10 Pros and Cons of Selling a House You Just Bought

Can I sell a house I just bought?

It’s not a silly question. In fact, new homeowners ask it more often than you’d think. Though real estate is typically a long-term investment, several valid reasons exist for wanting to sell your property directly after purchasing it.

A home sale within a year or two of its purchase isn’t what most experts recommend, and there are risks to be aware of. But there are also advantages.

Below, we discuss everything you need to know about selling a home you just bought. So, before you put a for sale sign in your yard, read on.

Can I Sell a House I Just Bought?

Technically speaking, the day you close your home purchase, you can turn around and sell it. No laws or regulations prevent you from selling a house you just bought.

However, most homeowners try to avoid selling a home they purchased in the last year or two. And industry experts recommend following the five-year rule, meaning you should stay in your home for at least five years before you list it.

Selling a home you just purchased often means you won’t make a profit and might not even manage to break even. So, selling in a short amount of time isn’t normally a good financial decision.

Why You Might Want to Sell a House Just After Buying It

All of that said, there are several reasons why you might want to sell your home directly after purchase. Here are just a few of them:

Circumstances Change

Sometimes circumstances change, and often these circumstances are outside of your control. For example, a health emergency or the death of a family member could force you to make choices you didn’t expect to make. You might need a new home closer to medical care or family support.

Positive changes could lead you to need a new home too. Job relocation or a growing family are good reasons to call a moving company.

Financial Stress

Sometimes homeowners misjudge the amount their new home will cost. Mortgage payments and home maintenance expenses can quickly add up. As a result, you might need to sell your home immediately if you can’t afford it.

Incredible Offer

It’s rare, but sometimes, in a competitive seller’s market, a potential buyer might approach you with an offer too good to refuse. An incredible offer is more likely if you’ve made some renovations since purchasing your property or if you’re in a uniquely desirable neighborhood.

Neighborhood Issues

Even with lots of research, assessing a neighborhood before you’ve lived in it can be difficult. If you realize the community isn’t what you thought it would be or find it degrading quickly, you might want to get out before things worsen. Otherwise, you could take a bigger loss on your home’s sale later.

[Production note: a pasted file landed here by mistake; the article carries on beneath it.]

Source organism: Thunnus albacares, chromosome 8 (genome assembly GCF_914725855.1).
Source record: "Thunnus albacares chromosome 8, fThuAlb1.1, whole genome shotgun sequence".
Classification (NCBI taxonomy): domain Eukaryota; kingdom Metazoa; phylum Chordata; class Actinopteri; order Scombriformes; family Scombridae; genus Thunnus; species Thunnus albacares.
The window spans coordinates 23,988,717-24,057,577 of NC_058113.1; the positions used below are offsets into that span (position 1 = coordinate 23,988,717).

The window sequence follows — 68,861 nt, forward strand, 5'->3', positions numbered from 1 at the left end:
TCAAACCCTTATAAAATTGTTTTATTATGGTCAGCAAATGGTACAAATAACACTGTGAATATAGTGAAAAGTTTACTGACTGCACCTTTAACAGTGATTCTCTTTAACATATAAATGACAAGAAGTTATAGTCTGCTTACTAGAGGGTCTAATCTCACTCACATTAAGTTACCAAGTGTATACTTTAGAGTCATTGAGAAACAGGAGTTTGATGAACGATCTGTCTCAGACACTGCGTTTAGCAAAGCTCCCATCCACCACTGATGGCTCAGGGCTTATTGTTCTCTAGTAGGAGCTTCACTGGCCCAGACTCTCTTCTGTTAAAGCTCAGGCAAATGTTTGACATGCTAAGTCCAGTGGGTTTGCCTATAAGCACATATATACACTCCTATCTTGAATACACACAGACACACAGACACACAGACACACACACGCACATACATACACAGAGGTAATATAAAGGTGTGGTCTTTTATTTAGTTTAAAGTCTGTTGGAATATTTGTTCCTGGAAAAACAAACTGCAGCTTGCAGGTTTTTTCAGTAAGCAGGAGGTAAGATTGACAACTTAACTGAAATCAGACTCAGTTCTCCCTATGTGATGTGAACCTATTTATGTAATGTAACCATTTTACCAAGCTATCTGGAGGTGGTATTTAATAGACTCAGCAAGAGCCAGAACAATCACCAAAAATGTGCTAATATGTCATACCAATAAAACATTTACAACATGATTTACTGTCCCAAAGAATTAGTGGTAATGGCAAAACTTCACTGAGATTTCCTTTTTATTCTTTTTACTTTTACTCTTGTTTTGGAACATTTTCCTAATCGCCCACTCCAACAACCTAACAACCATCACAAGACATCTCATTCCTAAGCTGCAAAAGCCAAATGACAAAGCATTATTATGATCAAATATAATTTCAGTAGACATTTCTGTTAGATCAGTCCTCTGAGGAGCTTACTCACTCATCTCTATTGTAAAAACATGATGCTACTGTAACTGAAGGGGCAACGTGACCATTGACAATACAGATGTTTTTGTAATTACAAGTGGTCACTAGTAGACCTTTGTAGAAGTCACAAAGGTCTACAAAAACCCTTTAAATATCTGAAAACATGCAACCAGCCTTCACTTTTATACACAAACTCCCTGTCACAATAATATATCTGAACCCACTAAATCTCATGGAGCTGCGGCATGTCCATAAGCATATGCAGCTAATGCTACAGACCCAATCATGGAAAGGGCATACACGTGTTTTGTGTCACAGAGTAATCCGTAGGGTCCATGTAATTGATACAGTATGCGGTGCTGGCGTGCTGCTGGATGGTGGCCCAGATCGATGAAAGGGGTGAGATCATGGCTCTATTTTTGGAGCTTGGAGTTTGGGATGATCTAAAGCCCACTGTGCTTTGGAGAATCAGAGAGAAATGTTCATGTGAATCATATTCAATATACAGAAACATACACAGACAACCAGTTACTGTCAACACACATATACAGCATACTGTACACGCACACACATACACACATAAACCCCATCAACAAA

Disadvantages of Selling a House Soon After Buying It

Even if you’re selling the home you bought for a good reason, you should know the potential consequences.

Selling Costs

Selling your home isn’t free. There are closing costs to consider. These include:

  • Title Insurance
  • Transfer Tax
  • Escrow Fees
  • HOA Fees
  • Attorney’s FeProrated Property Taxes
  • Real estate agent commissions

Altogether, these costs typically range between 8 and 10% of the sale price.

You might be able to save a little bit if you’re selling a house “by owner.” Or you can look for a cash offer to help avoid closing costs. The cash offer process on a house is typically simplified since you won’t have to deal with the buyer’s mortgage lender.

Normally, the equity you have in your home covers the seller’s closing costs. However, if you’ve only lived in your home briefly, you might not have much equity built up. So, you’ll have to pay for these costs out of pocket.

Capital Gains Tax

If your home is your primary residence, and you’ve been there for two years or more, you can exempt up to $250,000 ($500,000 for couples) in profits from capital gains. That means you avoid paying a capital gains tax when you sell your house.

However, if you’re selling your home less than two years after purchase, this exemption won’t apply. Capital gains tax rates depend on your income as well as other factors. The exact amount of time you’ve spent in your home will matter. If you’ve been in your home for less than one year, the capital gains tax rate can be as high as 37%.